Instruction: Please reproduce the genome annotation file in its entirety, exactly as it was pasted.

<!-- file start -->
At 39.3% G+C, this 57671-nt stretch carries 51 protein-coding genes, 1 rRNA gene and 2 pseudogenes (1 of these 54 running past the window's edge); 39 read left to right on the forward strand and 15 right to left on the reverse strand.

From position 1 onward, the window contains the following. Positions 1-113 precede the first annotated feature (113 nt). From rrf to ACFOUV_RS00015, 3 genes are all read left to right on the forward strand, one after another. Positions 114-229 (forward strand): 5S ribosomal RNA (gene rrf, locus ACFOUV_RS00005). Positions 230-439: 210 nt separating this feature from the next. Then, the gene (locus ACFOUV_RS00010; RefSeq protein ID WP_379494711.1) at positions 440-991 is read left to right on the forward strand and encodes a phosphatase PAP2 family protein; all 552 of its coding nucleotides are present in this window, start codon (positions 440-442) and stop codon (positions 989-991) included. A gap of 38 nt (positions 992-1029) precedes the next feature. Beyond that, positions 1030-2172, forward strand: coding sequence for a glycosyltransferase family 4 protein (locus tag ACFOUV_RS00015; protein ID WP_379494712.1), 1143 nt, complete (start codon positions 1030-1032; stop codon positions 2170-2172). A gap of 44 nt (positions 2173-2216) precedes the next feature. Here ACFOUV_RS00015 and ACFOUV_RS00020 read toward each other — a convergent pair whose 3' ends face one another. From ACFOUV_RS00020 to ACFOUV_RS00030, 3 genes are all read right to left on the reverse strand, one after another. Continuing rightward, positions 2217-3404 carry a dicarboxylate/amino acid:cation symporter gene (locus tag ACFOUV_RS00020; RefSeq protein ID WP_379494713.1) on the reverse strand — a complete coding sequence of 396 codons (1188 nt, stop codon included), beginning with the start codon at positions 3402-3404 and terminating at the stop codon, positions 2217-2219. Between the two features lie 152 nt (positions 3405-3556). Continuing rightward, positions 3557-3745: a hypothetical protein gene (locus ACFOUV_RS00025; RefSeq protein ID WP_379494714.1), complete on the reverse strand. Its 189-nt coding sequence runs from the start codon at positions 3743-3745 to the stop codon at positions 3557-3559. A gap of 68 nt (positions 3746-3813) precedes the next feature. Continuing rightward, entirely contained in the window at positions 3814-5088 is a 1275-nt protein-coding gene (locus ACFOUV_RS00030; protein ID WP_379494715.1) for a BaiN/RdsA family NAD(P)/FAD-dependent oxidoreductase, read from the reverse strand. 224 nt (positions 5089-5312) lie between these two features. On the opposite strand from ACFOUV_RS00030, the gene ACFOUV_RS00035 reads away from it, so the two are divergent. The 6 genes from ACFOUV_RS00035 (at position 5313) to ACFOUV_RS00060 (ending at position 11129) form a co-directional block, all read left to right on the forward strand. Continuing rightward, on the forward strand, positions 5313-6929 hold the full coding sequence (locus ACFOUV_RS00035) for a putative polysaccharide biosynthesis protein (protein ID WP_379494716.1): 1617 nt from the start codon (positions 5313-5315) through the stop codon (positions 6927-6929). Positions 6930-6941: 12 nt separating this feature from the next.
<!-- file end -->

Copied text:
At 39.3% G+C, this 57671-nt stretch carries 51 protein-coding genes, 1 rRNA gene and 2 pseudogenes (1 of these 54 running past the window's edge); 39 read left to right on the forward strand and 15 right to left on the reverse strand.

From position 1 onward, the window contains the following. Positions 1-113 precede the first annotated feature (113 nt). From rrf to ACFOUV_RS00015, 3 genes are all read left to right on the forward strand, one after another. Positions 114-229 (forward strand): 5S ribosomal RNA (gene rrf, locus ACFOUV_RS00005). Positions 230-439: 210 nt separating this feature from the next. Then, the gene (locus ACFOUV_RS00010; RefSeq protein ID WP_379494711.1) at positions 440-991 is read left to right on the forward strand and encodes a phosphatase PAP2 family protein; all 552 of its coding nucleotides are present in this window, start codon (positions 440-442) and stop codon (positions 989-991) included. A gap of 38 nt (positions 992-1029) precedes the next feature. Beyond that, positions 1030-2172, forward strand: coding sequence for a glycosyltransferase family 4 protein (locus tag ACFOUV_RS00015; protein ID WP_379494712.1), 1143 nt, complete (start codon positions 1030-1032; stop codon positions 2170-2172). A gap of 44 nt (positions 2173-2216) precedes the next feature. Here ACFOUV_RS00015 and ACFOUV_RS00020 read toward each other — a convergent pair whose 3' ends face one another. From ACFOUV_RS00020 to ACFOUV_RS00030, 3 genes are all read right to left on the reverse strand, one after another. Continuing rightward, positions 2217-3404 carry a dicarboxylate/amino acid:cation symporter gene (locus tag ACFOUV_RS00020; RefSeq protein ID WP_379494713.1) on the reverse strand — a complete coding sequence of 396 codons (1188 nt, stop codon included), beginning with the start codon at positions 3402-3404 and terminating at the stop codon, positions 2217-2219. Between the two features lie 152 nt (positions 3405-3556). Continuing rightward, positions 3557-3745: a hypothetical protein gene (locus ACFOUV_RS00025; RefSeq protein ID WP_379494714.1), complete on the reverse strand. Its 189-nt coding sequence runs from the start codon at positions 3743-3745 to the stop codon at positions 3557-3559. A gap of 68 nt (positions 3746-3813) precedes the next feature. Continuing rightward, entirely contained in the window at positions 3814-5088 is a 1275-nt protein-coding gene (locus ACFOUV_RS00030; protein ID WP_379494715.1) for a BaiN/RdsA family NAD(P)/FAD-dependent oxidoreductase, read from the reverse strand. 224 nt (positions 5089-5312) lie between these two features. On the opposite strand from ACFOUV_RS00030, the gene ACFOUV_RS00035 reads away from it, so the two are divergent. The 6 genes from ACFOUV_RS00035 (at position 5313) to ACFOUV_RS00060 (ending at position 11129) form a co-directional block, all read left to right on the forward strand. Continuing rightward, on the forward strand, positions 5313-6929 hold the full coding sequence (locus ACFOUV_RS00035) for a putative polysaccharide biosynthesis protein (protein ID WP_379494716.1): 1617 nt from the start codon (positions 5313-5315) through the stop codon (positions 6927-6929). Positions 6930-6941: 12 nt separating this feature from the next.